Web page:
Henry W. Wells: On "As You Leave the Room"
""As You Leave the Room" was apparently completed a year after "On the Way to the Bus" [reprinted in Opus Posthumous, p. 136]. Its first eight or nine lines may have been written as early as 1947, according to the conjecture of Samuel French Morse, editor of Opus Posthumous. But the last seven lines appear to refer specifically to "On the Way to the Bus." Stevens has again been calling his life as poet to account and wondering if it has not all been misspent in pursuit of an illusion. Or has his fondness for introducing the intellect into poetry reduced his work to the dryness of a skeleton? Are his poems merely the skeletons of poems, not true, living organisms of verse? At this point he recalls a few of his resilient pieces, throbbing with feeling, alive in flesh and blood. He remembers his sensuous "Credences of Summer," with its affirmation of fulfillment in all phases of experience, his poem on the hero, and similar pieces. Above all, he recalls "On the Way to the Bus" [which ends with "a perfection emerging from a new known, / An understanding beyond journalism, // A way of pronouncing the word inside of one’s tongue / Under the wintry trees of the terrace"], celebrating the illumination which he experienced on a winter morning only a few months before and the resilient faith in life, emotion, and clarity of thought there expressed. No, he concludes, neither he as a man nor his poems are failures, skeletons, the shadows or apologies for life. They are vital, residing at life’s core."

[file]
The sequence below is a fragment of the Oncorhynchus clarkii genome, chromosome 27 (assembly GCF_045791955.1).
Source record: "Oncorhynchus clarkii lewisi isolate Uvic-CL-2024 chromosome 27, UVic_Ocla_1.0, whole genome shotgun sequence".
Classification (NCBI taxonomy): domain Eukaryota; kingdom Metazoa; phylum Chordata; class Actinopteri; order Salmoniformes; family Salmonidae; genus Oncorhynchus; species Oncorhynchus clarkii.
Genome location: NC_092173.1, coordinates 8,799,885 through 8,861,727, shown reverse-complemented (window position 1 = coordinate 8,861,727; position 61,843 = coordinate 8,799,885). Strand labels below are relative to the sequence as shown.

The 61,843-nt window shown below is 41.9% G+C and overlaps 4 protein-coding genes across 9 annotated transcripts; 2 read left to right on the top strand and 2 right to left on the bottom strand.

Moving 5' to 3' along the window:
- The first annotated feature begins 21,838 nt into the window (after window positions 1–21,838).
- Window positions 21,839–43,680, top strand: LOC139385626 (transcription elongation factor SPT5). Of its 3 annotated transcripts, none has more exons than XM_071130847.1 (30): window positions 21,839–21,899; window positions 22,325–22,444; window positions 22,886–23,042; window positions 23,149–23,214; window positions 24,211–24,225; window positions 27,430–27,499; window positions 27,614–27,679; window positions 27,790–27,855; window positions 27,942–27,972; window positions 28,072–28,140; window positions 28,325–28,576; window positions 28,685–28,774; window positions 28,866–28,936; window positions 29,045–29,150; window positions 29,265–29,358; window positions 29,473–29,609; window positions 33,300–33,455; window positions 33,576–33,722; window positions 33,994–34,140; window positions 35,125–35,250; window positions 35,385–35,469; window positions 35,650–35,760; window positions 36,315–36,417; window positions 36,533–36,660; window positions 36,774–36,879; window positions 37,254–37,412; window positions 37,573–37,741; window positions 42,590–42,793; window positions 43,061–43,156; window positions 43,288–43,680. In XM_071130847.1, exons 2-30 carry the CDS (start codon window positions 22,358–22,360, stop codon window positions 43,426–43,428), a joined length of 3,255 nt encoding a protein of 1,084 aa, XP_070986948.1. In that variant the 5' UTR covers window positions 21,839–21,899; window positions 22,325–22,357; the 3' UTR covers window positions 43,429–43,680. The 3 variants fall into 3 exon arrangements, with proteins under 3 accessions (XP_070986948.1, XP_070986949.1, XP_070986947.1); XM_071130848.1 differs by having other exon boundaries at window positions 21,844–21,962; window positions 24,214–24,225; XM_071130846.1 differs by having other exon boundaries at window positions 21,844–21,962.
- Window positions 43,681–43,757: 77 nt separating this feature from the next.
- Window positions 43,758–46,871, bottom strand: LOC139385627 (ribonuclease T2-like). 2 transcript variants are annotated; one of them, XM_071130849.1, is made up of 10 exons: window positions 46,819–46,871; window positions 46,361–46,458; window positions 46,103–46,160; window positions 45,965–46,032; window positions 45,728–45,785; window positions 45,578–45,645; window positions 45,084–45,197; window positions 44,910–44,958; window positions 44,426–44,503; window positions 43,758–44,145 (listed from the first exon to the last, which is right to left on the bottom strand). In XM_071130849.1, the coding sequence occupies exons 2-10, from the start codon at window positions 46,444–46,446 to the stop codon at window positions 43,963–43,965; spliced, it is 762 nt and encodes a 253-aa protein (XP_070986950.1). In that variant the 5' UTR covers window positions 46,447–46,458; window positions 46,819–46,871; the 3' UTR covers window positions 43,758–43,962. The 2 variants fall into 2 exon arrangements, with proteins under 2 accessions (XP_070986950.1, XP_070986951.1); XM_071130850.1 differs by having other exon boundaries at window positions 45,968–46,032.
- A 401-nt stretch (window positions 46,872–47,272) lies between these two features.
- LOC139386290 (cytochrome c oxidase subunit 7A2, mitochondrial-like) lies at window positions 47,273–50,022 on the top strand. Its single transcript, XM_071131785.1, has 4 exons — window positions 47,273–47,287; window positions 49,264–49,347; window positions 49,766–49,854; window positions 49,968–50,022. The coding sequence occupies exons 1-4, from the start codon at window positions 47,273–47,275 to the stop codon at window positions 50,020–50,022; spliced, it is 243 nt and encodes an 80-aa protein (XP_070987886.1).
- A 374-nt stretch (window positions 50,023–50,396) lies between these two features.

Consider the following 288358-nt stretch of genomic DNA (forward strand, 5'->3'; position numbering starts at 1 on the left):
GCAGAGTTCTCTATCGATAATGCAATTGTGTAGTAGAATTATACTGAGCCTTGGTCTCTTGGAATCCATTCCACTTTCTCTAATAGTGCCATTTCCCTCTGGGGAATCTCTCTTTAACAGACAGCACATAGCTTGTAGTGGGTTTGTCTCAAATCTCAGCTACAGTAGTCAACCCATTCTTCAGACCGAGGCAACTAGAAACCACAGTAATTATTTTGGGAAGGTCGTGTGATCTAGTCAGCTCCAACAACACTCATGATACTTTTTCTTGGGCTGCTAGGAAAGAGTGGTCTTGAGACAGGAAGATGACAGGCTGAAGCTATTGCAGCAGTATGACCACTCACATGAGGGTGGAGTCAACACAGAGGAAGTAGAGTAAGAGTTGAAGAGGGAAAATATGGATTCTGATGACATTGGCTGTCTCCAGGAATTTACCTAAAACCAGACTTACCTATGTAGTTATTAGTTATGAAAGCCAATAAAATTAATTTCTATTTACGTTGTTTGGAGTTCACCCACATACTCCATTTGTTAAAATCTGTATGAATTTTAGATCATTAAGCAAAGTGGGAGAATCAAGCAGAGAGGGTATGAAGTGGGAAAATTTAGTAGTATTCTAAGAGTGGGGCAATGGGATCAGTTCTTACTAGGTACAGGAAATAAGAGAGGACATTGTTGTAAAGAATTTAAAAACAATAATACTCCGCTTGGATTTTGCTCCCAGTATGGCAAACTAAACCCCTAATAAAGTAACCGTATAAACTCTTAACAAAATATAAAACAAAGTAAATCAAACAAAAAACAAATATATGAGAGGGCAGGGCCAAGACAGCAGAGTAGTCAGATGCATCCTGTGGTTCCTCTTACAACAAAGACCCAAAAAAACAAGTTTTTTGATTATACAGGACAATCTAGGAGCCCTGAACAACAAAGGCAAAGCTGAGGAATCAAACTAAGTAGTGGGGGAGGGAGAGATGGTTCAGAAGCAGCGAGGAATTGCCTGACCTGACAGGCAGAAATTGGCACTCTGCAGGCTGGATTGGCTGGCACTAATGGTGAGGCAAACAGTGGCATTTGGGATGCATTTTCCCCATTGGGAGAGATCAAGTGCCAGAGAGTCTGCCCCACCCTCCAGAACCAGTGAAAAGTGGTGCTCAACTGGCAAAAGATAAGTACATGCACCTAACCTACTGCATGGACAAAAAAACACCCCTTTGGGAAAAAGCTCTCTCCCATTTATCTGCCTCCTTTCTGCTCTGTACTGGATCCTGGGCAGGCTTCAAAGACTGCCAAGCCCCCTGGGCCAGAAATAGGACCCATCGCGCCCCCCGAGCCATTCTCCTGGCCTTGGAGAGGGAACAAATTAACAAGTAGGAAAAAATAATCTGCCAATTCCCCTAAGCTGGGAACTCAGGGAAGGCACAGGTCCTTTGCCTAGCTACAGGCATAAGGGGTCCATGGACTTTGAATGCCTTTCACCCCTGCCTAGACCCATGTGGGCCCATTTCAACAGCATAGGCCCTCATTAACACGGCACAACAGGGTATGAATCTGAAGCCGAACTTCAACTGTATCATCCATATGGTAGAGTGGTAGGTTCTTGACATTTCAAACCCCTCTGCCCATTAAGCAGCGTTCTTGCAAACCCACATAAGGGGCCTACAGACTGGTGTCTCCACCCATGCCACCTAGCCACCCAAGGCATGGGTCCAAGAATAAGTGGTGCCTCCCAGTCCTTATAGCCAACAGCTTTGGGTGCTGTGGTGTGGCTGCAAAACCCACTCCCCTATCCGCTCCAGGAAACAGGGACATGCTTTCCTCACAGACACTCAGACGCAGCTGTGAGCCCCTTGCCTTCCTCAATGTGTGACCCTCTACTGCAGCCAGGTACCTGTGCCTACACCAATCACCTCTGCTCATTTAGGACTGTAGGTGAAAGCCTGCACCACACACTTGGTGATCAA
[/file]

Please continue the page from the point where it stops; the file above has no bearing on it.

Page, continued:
|Title||Henry W. Wells: On "As You Leave the Room"||Type of Content||Criticism|
|Criticism Author||Henry W. Wells||Criticism Target||Wallace Stevens|
|Criticism Type||Poet||Originally Posted||05 Dec 2015|
|Publication Status||Original Criticism||Publication||No Data|
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